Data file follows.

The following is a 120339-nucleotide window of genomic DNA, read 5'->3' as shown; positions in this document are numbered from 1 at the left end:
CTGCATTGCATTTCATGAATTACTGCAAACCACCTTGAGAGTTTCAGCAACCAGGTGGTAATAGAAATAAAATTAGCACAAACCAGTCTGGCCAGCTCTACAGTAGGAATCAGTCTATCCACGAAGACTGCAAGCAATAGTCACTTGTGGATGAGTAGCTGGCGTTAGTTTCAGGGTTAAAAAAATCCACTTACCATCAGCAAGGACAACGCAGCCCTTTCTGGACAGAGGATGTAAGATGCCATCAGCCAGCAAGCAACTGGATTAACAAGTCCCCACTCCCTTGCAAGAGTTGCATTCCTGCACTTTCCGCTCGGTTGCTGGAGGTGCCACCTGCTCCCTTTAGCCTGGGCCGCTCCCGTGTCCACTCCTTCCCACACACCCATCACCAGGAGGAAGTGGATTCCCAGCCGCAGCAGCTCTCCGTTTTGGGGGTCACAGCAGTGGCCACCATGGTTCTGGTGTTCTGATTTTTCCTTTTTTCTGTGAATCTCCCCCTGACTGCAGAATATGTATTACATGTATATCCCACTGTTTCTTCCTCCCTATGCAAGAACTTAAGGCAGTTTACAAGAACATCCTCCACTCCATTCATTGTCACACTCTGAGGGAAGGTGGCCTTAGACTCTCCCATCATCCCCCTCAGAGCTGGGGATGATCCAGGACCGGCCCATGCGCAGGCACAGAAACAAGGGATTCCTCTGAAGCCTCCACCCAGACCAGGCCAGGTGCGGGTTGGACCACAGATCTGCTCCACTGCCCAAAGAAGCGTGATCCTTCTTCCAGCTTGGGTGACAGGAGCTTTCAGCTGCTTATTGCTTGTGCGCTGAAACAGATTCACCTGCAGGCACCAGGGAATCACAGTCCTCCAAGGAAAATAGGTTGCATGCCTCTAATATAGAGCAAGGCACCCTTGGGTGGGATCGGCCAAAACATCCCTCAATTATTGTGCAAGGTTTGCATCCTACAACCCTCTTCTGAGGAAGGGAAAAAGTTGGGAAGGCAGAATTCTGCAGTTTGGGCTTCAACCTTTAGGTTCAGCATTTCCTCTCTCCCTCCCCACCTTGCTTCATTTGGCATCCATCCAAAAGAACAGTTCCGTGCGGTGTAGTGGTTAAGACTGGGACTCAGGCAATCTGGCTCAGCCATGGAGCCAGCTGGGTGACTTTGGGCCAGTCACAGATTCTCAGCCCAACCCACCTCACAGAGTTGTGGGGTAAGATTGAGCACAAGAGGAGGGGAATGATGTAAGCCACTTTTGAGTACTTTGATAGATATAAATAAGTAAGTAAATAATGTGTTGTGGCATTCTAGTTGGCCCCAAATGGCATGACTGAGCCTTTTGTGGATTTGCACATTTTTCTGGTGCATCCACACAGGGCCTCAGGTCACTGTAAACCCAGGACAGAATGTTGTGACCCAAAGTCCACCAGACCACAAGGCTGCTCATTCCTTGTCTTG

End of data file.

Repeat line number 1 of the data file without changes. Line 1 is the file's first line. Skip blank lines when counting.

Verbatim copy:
The following is a 120339-nucleotide window of genomic DNA, read 5'->3' as shown; positions in this document are numbered from 1 at the left end: